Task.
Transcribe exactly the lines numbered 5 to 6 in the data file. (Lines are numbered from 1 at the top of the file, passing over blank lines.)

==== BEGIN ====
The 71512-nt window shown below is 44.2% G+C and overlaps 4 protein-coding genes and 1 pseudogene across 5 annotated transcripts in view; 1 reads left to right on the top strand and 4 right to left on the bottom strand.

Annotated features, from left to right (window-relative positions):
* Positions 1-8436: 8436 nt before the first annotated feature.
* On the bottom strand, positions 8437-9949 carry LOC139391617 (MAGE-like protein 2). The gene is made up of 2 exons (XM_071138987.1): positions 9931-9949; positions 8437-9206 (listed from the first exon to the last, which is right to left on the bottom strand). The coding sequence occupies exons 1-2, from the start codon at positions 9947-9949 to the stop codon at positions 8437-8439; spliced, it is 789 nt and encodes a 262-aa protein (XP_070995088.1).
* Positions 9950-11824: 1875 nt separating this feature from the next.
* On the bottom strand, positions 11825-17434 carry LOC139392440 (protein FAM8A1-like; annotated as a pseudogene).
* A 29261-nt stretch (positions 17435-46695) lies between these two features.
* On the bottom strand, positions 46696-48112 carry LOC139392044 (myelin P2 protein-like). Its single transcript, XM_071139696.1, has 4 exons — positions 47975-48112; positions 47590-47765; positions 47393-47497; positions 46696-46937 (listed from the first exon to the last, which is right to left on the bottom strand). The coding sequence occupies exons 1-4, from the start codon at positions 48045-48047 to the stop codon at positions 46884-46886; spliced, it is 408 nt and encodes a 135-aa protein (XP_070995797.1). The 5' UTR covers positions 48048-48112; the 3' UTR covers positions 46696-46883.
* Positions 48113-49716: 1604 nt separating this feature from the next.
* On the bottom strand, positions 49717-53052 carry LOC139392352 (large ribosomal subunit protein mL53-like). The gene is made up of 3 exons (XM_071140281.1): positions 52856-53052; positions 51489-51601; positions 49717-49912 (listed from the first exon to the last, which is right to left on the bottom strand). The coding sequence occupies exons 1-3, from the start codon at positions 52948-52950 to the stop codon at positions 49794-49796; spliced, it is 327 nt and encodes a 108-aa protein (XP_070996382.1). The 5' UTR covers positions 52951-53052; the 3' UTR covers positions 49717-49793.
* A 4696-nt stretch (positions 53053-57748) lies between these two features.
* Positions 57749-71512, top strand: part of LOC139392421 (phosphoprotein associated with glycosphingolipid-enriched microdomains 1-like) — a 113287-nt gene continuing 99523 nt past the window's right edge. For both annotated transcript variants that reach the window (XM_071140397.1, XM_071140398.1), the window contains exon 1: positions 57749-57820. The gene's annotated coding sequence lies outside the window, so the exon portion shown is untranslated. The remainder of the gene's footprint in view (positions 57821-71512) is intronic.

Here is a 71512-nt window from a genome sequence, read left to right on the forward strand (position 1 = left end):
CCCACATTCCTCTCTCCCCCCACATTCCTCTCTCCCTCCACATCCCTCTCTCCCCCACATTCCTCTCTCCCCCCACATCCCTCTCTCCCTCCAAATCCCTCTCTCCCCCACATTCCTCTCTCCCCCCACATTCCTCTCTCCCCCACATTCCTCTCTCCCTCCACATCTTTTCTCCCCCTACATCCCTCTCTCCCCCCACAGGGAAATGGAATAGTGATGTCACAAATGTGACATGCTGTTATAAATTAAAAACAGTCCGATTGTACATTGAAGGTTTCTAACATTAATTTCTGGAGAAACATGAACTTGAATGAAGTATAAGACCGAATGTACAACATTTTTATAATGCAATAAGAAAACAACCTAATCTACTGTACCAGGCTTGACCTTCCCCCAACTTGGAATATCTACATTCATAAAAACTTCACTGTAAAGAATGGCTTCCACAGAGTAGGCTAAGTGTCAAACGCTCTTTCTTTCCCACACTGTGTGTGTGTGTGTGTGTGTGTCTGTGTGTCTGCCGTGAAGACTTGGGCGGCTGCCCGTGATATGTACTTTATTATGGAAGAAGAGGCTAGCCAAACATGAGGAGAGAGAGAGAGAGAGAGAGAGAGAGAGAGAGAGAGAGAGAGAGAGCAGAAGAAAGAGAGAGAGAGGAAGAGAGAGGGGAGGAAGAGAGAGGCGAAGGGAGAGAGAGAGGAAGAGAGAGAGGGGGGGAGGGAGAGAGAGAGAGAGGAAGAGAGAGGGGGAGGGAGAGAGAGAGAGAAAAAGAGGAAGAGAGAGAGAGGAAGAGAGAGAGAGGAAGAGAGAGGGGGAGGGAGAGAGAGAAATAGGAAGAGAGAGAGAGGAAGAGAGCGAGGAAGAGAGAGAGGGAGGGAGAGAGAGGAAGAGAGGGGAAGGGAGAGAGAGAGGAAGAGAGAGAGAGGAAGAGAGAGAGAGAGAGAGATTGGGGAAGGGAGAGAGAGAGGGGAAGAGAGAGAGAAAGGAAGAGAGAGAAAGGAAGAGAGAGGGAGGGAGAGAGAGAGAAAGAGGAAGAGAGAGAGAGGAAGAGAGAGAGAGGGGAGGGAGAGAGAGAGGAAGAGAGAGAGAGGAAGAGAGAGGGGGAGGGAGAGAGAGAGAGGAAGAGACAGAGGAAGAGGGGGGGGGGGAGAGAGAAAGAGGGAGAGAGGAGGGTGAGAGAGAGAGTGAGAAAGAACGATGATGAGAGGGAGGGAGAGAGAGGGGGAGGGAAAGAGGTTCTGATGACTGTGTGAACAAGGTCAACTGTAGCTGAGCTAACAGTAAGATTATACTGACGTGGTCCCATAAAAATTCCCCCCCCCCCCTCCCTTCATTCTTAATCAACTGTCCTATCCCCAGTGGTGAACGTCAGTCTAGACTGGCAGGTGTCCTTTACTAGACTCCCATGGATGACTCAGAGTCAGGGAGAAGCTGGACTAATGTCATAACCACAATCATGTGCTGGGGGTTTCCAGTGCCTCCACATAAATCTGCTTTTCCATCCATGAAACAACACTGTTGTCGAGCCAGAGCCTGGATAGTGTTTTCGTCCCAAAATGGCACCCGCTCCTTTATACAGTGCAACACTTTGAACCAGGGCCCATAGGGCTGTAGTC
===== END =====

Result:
* Positions 9950-11824: 1875 nt separating this feature from the next.
* On the bottom strand, positions 11825-17434 carry LOC139392440 (protein FAM8A1-like; annotated as a pseudogene).